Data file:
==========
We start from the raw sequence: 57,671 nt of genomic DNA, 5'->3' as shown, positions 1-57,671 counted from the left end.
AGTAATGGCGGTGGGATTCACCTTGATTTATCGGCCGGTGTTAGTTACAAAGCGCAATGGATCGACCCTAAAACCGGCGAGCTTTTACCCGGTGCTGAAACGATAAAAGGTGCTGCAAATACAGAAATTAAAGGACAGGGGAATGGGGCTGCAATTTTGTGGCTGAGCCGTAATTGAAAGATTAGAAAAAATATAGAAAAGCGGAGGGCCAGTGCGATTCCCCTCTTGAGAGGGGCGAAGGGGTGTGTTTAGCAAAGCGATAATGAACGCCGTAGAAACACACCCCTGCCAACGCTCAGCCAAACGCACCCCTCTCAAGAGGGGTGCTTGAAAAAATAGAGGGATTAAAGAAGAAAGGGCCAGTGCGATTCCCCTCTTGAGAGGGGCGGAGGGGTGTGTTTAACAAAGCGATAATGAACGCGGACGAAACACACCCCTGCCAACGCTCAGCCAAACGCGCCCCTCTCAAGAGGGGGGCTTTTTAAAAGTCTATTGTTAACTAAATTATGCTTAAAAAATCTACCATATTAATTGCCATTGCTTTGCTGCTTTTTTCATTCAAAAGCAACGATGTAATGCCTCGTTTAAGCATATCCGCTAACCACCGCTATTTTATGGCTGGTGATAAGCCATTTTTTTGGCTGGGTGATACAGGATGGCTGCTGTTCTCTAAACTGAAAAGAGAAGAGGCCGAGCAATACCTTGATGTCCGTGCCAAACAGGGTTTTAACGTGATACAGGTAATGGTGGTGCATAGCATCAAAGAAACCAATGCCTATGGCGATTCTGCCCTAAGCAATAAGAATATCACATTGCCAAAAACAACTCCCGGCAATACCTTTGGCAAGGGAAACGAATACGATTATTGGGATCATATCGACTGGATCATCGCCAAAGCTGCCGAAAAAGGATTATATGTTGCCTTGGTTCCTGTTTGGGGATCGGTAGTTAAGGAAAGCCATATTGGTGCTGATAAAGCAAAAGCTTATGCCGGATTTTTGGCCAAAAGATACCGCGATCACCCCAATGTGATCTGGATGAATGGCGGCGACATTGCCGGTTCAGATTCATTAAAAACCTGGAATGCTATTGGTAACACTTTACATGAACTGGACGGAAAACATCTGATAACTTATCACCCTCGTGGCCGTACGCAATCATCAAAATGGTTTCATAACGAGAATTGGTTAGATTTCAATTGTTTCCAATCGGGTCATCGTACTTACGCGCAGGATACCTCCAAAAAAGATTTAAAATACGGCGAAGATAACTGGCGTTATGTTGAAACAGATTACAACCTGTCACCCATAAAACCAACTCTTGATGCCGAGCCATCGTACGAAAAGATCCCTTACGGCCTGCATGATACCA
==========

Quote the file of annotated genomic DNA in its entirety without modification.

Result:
We start from the raw sequence: 57,671 nt of genomic DNA, 5'->3' as shown, positions 1-57,671 counted from the left end.
AGTAATGGCGGTGGGATTCACCTTGATTTATCGGCCGGTGTTAGTTACAAAGCGCAATGGATCGACCCTAAAACCGGCGAGCTTTTACCCGGTGCTGAAACGATAAAAGGTGCTGCAAATACAGAAATTAAAGGACAGGGGAATGGGGCTGCAATTTTGTGGCTGAGCCGTAATTGAAAGATTAGAAAAAATATAGAAAAGCGGAGGGCCAGTGCGATTCCCCTCTTGAGAGGGGCGAAGGGGTGTGTTTAGCAAAGCGATAATGAACGCCGTAGAAACACACCCCTGCCAACGCTCAGCCAAACGCACCCCTCTCAAGAGGGGTGCTTGAAAAAATAGAGGGATTAAAGAAGAAAGGGCCAGTGCGATTCCCCTCTTGAGAGGGGCGGAGGGGTGTGTTTAACAAAGCGATAATGAACGCGGACGAAACACACCCCTGCCAACGCTCAGCCAAACGCGCCCCTCTCAAGAGGGGGGCTTTTTAAAAGTCTATTGTTAACTAAATTATGCTTAAAAAATCTACCATATTAATTGCCATTGCTTTGCTGCTTTTTTCATTCAAAAGCAACGATGTAATGCCTCGTTTAAGCATATCCGCTAACCACCGCTATTTTATGGCTGGTGATAAGCCATTTTTTTGGCTGGGTGATACAGGATGGCTGCTGTTCTCTAAACTGAAAAGAGAAGAGGCCGAGCAATACCTTGATGTCCGTGCCAAACAGGGTTTTAACGTGATACAGGTAATGGTGGTGCATAGCATCAAAGAAACCAATGCCTATGGCGATTCTGCCCTAAGCAATAAGAATATCACATTGCCAAAAACAACTCCCGGCAATACCTTTGGCAAGGGAAACGAATACGATTATTGGGATCATATCGACTGGATCATCGCCAAAGCTGCCGAAAAAGGATTATATGTTGCCTTGGTTCCTGTTTGGGGATCGGTAGTTAAGGAAAGCCATATTGGTGCTGATAAAGCAAAAGCTTATGCCGGATTTTTGGCCAAAAGATACCGCGATCACCCCAATGTGATCTGGATGAATGGCGGCGACATTGCCGGTTCAGATTCATTAAAAACCTGGAATGCTATTGGTAACACTTTACATGAACTGGACGGAAAACATCTGATAACTTATCACCCTCGTGGCCGTACGCAATCATCAAAATGGTTTCATAACGAGAATTGGTTAGATTTCAATTGTTTCCAATCGGGTCATCGTACTTACGCGCAGGATACCTCCAAAAAAGATTTAAAATACGGCGAAGATAACTGGCGTTATGTTGAAACAGATTACAACCTGTCACCCATAAAACCAACTCTTGATGCCGAGCCATCGTACGAAAAGATCCCTTACGGCCTGCATGATACCA